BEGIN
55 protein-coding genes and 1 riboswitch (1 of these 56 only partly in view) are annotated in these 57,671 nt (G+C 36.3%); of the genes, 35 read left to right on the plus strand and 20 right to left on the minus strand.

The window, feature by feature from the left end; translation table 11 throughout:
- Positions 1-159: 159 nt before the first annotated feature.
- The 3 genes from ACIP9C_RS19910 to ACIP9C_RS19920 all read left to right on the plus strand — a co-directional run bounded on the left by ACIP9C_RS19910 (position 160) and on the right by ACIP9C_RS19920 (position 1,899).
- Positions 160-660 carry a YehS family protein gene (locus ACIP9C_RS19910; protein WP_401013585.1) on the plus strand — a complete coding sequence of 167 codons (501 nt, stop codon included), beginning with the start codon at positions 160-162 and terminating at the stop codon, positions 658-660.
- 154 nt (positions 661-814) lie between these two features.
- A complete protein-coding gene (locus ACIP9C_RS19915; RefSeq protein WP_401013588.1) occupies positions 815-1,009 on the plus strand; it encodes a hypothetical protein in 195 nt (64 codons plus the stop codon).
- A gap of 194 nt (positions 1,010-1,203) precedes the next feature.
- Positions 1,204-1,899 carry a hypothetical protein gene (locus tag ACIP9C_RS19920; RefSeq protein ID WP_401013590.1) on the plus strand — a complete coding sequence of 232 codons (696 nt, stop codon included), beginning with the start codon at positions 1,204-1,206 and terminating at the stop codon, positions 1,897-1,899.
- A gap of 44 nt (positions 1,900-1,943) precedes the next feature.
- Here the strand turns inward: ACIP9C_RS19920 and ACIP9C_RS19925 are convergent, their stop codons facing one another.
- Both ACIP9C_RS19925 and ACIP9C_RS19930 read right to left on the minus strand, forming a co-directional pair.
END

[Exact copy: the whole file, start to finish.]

55 protein-coding genes and 1 riboswitch (1 of these 56 only partly in view) are annotated in these 57,671 nt (G+C 36.3%); of the genes, 35 read left to right on the plus strand and 20 right to left on the minus strand.

The window, feature by feature from the left end; translation table 11 throughout:
- Positions 1-159: 159 nt before the first annotated feature.
- The 3 genes from ACIP9C_RS19910 to ACIP9C_RS19920 all read left to right on the plus strand — a co-directional run bounded on the left by ACIP9C_RS19910 (position 160) and on the right by ACIP9C_RS19920 (position 1,899).
- Positions 160-660 carry a YehS family protein gene (locus ACIP9C_RS19910; protein WP_401013585.1) on the plus strand — a complete coding sequence of 167 codons (501 nt, stop codon included), beginning with the start codon at positions 160-162 and terminating at the stop codon, positions 658-660.
- 154 nt (positions 661-814) lie between these two features.
- A complete protein-coding gene (locus ACIP9C_RS19915; RefSeq protein WP_401013588.1) occupies positions 815-1,009 on the plus strand; it encodes a hypothetical protein in 195 nt (64 codons plus the stop codon).
- A gap of 194 nt (positions 1,010-1,203) precedes the next feature.
- Positions 1,204-1,899 carry a hypothetical protein gene (locus tag ACIP9C_RS19920; RefSeq protein ID WP_401013590.1) on the plus strand — a complete coding sequence of 232 codons (696 nt, stop codon included), beginning with the start codon at positions 1,204-1,206 and terminating at the stop codon, positions 1,897-1,899.
- A gap of 44 nt (positions 1,900-1,943) precedes the next feature.
- Here the strand turns inward: ACIP9C_RS19920 and ACIP9C_RS19925 are convergent, their stop codons facing one another.
- Both ACIP9C_RS19925 and ACIP9C_RS19930 read right to left on the minus strand, forming a co-directional pair.